A delegation of Taliban officials is set to hold talks in Moscow with prominent Afghan figures, including former President Hamid Karzai, but no government officials.
The February 5 meeting was criticized by Afghan President Ashraf Ghani's office and comes as broader peace talks aimed at ending the country's 17-year war appear to be gaining momentum.
The Russian government has denied organizing the meeting, which is being hosted by a Moscow-based organization of Afghan diaspora leaders.
However, it's highly unlikely such a high-profile event would be allowed to take place in the Russian capital without the Kremlin's blessing.
Afghanistan's chief executive, Abdullah Abdullah, said the Afghan government should be at the center of any peace talks, saying that Kabul "would prefer the Moscow meeting had a different shape."
He also said the Taliban is the biggest obstacle to peace, but that if the Moscow meeting creates "an opening for real peace talks, it would still be a step forward."
The United States, meanwhile, has not commented publicly on the meeting, which will include a 10-member Taliban delegation led by Sher Mohammad Abbas Stanikzai.
Also expected to attend are powerful Afghan warlords- turned-politicians.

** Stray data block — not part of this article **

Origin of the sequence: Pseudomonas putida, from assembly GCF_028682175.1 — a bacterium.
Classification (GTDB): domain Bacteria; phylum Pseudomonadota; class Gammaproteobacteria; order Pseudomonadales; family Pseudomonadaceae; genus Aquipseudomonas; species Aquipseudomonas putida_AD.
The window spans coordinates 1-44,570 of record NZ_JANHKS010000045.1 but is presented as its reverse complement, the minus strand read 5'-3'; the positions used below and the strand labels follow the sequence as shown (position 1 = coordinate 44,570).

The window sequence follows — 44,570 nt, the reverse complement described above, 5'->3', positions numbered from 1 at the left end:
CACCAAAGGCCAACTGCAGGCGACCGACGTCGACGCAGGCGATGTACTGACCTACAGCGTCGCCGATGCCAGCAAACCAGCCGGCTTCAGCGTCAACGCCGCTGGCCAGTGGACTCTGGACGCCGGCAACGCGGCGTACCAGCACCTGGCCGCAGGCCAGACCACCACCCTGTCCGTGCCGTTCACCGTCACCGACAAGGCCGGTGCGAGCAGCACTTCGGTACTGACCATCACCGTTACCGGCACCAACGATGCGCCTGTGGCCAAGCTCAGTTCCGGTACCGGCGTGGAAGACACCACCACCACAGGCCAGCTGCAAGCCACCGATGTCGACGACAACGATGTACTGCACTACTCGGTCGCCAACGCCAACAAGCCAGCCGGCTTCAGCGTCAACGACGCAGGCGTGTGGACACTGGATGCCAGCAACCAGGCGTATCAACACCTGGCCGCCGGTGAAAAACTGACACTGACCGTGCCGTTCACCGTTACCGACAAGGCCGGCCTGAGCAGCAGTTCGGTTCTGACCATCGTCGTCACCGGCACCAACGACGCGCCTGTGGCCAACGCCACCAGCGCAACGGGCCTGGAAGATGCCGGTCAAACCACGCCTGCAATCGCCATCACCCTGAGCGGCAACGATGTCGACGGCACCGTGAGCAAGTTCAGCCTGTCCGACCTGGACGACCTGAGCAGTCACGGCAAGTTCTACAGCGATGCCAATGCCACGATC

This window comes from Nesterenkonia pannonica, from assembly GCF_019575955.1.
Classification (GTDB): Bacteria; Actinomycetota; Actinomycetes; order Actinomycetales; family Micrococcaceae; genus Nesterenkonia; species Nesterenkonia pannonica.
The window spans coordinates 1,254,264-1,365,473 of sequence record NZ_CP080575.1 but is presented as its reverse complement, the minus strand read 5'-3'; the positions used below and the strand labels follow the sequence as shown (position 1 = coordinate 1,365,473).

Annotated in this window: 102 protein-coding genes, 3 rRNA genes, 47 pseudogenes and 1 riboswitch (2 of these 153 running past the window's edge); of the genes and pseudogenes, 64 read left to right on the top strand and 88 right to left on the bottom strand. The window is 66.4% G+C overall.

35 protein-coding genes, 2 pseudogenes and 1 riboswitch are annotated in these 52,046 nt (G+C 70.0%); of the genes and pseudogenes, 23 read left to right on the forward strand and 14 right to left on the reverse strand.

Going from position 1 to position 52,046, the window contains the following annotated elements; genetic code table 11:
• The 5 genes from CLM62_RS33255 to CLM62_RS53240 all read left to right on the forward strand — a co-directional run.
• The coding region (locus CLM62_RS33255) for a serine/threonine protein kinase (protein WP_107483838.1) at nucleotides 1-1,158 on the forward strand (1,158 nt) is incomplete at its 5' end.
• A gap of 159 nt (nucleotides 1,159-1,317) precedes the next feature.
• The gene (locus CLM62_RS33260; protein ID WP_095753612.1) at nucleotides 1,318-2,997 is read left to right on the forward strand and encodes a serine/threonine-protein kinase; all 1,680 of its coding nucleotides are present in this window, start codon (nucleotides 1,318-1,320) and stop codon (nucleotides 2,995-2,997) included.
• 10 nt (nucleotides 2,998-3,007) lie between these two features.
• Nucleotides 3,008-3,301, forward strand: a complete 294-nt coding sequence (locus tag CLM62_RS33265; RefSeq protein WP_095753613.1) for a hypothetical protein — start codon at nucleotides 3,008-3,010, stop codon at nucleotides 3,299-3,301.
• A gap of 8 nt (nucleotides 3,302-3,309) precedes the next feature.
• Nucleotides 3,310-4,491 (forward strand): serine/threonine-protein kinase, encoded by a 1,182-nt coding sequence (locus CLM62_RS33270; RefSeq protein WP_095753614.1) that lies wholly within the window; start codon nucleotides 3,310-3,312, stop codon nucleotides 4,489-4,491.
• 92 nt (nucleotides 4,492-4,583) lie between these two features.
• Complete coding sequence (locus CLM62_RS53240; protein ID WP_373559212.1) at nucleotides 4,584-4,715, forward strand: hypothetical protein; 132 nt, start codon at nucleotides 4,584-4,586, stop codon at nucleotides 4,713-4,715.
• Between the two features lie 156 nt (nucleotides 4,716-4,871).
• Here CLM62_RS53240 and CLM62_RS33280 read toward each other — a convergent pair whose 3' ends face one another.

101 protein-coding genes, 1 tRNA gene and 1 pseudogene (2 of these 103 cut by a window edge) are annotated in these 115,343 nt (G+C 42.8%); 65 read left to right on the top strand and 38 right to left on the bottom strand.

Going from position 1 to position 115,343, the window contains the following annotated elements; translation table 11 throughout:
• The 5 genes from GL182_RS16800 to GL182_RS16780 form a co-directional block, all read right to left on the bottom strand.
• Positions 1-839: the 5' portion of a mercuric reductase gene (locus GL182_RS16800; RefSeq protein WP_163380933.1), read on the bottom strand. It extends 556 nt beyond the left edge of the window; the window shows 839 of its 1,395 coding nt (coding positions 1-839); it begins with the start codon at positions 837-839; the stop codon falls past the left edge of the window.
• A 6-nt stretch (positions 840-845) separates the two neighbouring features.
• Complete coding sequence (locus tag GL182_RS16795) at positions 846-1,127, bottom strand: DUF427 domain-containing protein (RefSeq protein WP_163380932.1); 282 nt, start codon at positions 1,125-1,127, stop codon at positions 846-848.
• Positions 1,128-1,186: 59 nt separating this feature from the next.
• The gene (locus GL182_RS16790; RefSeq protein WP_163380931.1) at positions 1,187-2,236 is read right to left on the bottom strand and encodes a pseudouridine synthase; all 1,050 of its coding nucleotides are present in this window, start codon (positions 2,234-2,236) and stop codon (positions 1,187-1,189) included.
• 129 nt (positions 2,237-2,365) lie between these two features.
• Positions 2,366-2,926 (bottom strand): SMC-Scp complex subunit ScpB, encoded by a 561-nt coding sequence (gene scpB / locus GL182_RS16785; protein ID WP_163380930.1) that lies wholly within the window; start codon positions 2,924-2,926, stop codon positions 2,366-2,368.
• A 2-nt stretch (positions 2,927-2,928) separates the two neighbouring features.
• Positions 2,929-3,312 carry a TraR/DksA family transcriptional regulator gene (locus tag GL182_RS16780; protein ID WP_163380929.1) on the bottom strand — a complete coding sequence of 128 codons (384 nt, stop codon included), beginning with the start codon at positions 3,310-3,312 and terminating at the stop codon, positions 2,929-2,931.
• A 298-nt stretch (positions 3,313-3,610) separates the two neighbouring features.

In a post to Twitter, Karzai said he would be bringing to the talks “a message of peace, unity sovereignty and progress for all of us."
Along with Karzai, the former president, many of the 38 delegates from Kabul have held prominent government positions.
Among them is potential presidential candidate Hanif Atmar, who resigned as Ghani's security adviser in August.
Former Vice President Mohammad Yunus Qanuni and former Balkh Governor Atta Mohammad Noor are also on the list of participants, along with former Taliban insurgents who reconciled with the Afghan government.
Since his appointment last September, U.S. peace envoy Zalmay Khalilzad has been holding separate negotiations with the Taliban, and he’s also pressed for talks to bring together all major parties to the conflict.
With reporting by AP